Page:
|Nutritional Guidelines (per serving)|
Everyone's heard about cooking and eating greens, and the connection to what's called soul food is familiar to anyone who knows much about food. The connection of collard and mustard greens to Southern cooking is iconic. But what exactly are these greens?
Collard greens are part of the cabbage family, with long leaves growing outward from a center axis. Kale, a current trendy vegetable with the foodies, is similar to collards but its leaves are curly and it has a much stronger flavor. Mustard greens, also a member of the cabbage family, look more fragile than kale, but they pack an even stronger punch. Mustard seeds come from this plant, but if you see seeds, don't buy that bunch. Mustard greens taste best without seeds, which are part of the plant's maturation process.
This recipe was inspired by TasteofSouthern.com.
- 2 pounds mustard greens, about 2 bunches
- 2 1/2 cups water or as needed
- 1 onion, diced
- 4 slices bacon
- 1 1/2 cups water
- Salt and pepper to taste
Wash the mustard greens thoroughly and trim off the stems.
Put the mustard greens in a large pot or Dutch oven with about 2 1/2 cups of water, or as needed; be sure the greens are covered by about 2 inches of water.
Simmer the greens on medium heat for about 20 minutes, or until tender.
Drain the cooked mustard greens in a colander.
After all the water has drained off, coarsely chop the mustard greens and set aside.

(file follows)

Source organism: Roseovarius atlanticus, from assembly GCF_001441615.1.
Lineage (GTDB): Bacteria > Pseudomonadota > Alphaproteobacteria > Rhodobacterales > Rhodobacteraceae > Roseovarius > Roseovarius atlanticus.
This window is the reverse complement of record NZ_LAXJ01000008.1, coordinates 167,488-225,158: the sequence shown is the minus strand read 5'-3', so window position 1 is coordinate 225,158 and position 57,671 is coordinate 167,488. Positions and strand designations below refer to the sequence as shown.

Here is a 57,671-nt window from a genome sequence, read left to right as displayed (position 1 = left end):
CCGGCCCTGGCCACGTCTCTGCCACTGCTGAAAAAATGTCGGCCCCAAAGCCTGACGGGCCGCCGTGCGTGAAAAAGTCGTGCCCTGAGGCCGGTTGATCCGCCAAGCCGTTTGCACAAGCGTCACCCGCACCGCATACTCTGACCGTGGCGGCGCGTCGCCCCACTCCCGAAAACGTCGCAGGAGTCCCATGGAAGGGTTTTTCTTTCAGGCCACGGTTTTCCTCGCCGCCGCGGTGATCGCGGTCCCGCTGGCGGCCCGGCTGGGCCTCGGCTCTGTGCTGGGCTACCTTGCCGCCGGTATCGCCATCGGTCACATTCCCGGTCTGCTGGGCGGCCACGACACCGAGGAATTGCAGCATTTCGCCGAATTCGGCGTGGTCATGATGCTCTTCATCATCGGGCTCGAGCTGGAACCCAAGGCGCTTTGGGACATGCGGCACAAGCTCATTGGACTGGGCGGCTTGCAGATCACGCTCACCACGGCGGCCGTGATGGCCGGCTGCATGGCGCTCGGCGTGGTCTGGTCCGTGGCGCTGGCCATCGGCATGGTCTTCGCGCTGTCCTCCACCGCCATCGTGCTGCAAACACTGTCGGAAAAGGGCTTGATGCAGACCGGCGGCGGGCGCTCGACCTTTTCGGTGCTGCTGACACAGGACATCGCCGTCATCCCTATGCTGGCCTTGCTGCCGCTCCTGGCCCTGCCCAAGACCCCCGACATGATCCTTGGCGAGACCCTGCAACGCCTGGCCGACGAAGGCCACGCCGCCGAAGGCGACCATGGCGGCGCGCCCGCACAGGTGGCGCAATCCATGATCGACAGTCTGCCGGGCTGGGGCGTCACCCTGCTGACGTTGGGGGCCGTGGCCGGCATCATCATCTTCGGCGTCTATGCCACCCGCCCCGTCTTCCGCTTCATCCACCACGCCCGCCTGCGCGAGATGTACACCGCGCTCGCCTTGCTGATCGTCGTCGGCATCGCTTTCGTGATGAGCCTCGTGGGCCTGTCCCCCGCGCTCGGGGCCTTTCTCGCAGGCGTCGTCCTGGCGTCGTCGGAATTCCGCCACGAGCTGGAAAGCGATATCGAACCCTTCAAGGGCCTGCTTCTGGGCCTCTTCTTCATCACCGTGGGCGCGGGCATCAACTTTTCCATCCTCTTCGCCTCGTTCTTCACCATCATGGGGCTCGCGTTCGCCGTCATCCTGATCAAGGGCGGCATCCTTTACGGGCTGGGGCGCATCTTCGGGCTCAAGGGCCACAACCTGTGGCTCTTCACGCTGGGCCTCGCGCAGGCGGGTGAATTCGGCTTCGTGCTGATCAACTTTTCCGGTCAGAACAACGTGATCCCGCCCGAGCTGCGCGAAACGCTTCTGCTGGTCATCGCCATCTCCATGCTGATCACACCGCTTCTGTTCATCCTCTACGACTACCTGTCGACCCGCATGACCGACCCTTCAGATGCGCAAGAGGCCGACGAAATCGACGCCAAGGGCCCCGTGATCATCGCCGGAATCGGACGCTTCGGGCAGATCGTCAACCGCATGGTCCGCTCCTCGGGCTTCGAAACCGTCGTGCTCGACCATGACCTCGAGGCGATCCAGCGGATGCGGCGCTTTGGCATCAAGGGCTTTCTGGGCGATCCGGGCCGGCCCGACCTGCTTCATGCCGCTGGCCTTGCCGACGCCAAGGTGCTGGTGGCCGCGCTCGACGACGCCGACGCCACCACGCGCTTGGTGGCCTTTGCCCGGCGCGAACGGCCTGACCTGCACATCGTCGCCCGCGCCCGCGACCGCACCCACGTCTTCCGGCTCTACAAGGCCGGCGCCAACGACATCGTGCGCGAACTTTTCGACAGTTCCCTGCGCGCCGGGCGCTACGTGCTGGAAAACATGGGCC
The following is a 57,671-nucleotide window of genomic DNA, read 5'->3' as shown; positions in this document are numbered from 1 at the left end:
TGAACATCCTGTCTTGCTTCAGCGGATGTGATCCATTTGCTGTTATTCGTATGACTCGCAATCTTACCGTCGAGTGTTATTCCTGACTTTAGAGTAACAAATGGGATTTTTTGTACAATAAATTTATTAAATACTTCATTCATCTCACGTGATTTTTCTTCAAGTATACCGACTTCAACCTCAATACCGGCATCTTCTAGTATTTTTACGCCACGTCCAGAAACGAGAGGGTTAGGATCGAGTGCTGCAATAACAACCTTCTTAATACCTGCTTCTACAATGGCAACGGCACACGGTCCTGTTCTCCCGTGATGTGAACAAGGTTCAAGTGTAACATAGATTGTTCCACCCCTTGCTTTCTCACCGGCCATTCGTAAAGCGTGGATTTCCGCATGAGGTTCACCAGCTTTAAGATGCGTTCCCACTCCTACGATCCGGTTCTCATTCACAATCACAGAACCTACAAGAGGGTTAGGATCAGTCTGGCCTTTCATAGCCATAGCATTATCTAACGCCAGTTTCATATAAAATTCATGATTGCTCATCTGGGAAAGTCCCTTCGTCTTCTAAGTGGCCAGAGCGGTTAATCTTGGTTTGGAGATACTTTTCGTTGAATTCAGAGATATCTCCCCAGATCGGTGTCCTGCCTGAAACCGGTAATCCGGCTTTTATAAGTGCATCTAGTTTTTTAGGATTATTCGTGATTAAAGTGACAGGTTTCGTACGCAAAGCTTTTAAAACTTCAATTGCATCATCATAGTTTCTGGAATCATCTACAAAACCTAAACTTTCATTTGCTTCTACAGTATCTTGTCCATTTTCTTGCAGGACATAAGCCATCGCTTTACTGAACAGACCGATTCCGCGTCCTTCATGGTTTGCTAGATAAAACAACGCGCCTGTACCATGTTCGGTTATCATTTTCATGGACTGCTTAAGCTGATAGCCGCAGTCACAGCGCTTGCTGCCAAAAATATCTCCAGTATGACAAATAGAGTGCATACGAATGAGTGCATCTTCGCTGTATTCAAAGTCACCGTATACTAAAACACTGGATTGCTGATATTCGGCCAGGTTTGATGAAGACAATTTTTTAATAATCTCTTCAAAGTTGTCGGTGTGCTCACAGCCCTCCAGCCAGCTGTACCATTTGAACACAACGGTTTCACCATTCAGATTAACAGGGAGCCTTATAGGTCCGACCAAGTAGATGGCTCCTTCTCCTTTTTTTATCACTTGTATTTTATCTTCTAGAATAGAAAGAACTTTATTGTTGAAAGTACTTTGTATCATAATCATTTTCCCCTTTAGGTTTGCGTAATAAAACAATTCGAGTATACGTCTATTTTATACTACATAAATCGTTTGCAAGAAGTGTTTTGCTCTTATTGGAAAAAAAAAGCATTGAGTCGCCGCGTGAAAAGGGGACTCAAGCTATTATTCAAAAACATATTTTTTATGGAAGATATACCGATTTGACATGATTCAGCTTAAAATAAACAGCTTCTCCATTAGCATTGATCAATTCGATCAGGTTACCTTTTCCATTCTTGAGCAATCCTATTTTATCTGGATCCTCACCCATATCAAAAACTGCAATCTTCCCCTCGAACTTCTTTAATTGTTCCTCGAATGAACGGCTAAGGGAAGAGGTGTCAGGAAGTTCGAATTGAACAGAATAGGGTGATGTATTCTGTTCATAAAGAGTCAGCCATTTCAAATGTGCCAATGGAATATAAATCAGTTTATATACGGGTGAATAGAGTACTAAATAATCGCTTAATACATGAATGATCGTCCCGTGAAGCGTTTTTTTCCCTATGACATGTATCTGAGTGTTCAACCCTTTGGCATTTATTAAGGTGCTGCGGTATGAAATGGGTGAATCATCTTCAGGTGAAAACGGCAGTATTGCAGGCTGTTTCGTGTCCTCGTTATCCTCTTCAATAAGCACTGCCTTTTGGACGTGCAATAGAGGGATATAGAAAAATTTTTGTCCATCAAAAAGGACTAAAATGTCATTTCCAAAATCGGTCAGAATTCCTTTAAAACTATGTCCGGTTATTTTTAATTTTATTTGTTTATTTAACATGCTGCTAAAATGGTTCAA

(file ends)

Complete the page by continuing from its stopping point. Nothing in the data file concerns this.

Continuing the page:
Fry the bacon until it is crisp, remove from the pan and save the bacon grease.
Add the diced onion to the bacon grease and cook and stir until they start to get soft and brown around the edges.
Add the bacon back into the frying pan with the onions and stir to combine well.
Add the chopped greens to the skillet and stir in 1 1/2 cups of water, or as needed.
Add salt and pepper to taste and mix well so that the greens, bacon, onions and seasonings are thoroughly combined.
Cover the skillet, turn the heat to medium-low and simmer the greens, bacon, and onions for about 30 to 40 minutes, or until they are as tender as you like them. Add a little more water if they start to boil dry.
Variations and Serving Suggestions
A classic Southern addition to mustard greens is hog jowl. An easier and possibly more appealing way to get this flavor is to use leftover ham or buy smoked ham from the deli. Spice your mustard greens up with thyme, Old Bay seasoning or garlic for a twist on the classic. Serve with, what else, cornbread, for a real taste of the South.